The nationwide average settlement for whiplash is between $12,000 to $20,000, though people with attorneys receive much more in settlement money. Studies have shown that people with a lawyer receive on average 3.5 times more in compensation than those people that represent themselves.
Compensation You Get for Whiplash
When a person is injured in an accident through no fault of their own, that person may be able to recover financial damages from the person or entity responsible for the accident by pursuing a personal injury claim. The damages that a person may recover compensation for in a personal injury claim may be classified as either economic damages or non-economic damages.
- Cost of repairing damage to car
- Medical bills, including ambulance ride and future medical care
- Lost wages due to missed time at work
- Cost of household chores, such as yard maintenance
- Inability to enjoy regular everyday hobbies
- Physical and emotional distress
- Loss of consortium
Again, this is only a hypothetical example of what types of damages a car accident victim might be able to recover by pursuing a personal injury claim. If you have any questions about pursuing a claim for damages, contact an attorney.
Prove You Have Whiplash
Like any car accident injury, proving you have whiplash depends on several factors — all of which you can control.
After your accident, you’ll want to be treated by a qualified physician. By doing this, you will make sure there are no hidden injuries, as well as establish a treatment record for a possible personal injury claim. Simply put: if there is no treatment record, it will be difficult to prove to the insurance company and/or jury that you were truly injured.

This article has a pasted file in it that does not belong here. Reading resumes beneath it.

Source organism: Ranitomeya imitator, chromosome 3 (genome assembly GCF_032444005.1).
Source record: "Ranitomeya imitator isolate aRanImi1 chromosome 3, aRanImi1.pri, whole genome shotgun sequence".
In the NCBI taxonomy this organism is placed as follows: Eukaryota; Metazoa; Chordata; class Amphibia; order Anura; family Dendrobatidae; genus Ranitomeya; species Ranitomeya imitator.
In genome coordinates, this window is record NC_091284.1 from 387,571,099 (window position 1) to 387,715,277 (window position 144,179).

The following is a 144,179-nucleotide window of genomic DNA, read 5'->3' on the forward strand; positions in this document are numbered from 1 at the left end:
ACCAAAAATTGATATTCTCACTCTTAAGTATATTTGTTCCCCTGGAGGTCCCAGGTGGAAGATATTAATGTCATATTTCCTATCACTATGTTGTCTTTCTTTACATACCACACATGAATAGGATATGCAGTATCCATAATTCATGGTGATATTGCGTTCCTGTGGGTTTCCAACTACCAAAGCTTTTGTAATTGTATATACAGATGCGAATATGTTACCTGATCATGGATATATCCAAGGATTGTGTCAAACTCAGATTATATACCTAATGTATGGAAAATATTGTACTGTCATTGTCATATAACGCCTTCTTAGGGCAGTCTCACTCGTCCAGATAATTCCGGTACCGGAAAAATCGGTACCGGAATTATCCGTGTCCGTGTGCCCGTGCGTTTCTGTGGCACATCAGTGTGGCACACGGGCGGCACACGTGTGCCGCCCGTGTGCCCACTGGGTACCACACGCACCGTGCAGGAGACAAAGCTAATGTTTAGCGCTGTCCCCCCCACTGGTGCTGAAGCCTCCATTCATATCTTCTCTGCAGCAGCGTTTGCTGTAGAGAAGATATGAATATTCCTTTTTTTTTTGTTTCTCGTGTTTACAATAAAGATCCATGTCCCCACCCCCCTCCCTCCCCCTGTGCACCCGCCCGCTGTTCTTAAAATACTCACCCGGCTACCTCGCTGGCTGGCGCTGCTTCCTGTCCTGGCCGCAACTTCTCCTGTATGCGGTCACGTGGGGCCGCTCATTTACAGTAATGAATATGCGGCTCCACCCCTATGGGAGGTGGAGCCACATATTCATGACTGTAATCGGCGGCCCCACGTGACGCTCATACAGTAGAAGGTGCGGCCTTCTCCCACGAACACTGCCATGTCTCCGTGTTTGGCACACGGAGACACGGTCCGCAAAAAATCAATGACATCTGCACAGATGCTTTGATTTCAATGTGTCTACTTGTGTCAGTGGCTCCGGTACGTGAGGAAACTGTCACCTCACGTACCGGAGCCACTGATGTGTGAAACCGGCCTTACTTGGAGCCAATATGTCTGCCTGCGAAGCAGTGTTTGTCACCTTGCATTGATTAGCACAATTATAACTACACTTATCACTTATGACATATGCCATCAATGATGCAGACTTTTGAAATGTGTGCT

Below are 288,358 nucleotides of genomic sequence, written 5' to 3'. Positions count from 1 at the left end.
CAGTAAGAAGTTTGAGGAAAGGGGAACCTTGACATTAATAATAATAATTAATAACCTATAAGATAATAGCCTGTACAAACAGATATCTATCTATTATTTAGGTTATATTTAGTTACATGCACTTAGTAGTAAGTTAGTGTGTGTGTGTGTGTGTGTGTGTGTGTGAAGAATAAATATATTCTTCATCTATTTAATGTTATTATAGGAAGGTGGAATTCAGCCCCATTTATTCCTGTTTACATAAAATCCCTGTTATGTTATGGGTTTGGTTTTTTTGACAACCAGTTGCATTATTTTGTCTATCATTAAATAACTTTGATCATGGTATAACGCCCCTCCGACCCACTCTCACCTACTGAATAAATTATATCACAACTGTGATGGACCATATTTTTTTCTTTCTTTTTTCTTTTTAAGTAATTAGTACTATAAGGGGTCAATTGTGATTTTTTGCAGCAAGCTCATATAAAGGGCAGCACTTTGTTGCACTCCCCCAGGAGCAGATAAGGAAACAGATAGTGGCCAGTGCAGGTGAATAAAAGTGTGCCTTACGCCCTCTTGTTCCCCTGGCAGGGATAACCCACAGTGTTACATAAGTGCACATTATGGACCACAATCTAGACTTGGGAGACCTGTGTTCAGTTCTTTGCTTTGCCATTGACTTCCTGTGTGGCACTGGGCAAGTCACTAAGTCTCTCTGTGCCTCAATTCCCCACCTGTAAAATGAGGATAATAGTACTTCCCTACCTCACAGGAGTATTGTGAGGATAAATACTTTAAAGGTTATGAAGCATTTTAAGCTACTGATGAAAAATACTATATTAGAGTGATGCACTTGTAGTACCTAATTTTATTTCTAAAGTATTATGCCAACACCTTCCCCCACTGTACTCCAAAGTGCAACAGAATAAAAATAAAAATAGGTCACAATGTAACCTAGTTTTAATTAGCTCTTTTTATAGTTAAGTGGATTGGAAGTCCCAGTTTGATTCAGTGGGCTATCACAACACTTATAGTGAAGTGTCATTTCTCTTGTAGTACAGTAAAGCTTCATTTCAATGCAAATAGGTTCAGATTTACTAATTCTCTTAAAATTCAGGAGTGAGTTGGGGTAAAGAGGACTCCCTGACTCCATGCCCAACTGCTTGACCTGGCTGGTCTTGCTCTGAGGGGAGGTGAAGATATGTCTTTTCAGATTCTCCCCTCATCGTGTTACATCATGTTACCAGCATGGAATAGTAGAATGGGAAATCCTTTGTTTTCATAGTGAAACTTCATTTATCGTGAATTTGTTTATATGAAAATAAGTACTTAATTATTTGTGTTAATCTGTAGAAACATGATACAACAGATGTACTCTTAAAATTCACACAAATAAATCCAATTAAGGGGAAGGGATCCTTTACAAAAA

When you arrive at the doctor’s office with whiplash, they’ll begin by doing a complete physical exam, while also evaluating your medical history. They will then run the following tests to determine the extent of your injury:
- X-ray: an electromagnetic wave of high energy and very short wavelength, which is able to pass through many materials opaque to light.
- MRI: a technique that uses a magnetic field and radio waves to create detailed images of the organs and tissues within your body.
- CT Scan: makes use of computer-processed combinations of many X-ray measurements taken from different angles to produce cross-sectional images of specific areas.
There’s no guarantee that your whiplash injury will show up on any of the above tests. While some doctors are hesitant to request imaging for whiplash injuries, we recommend that you consult with an experienced physician in your area to make the best decision for you.
Insurance Companies and Pain and Suffering Damages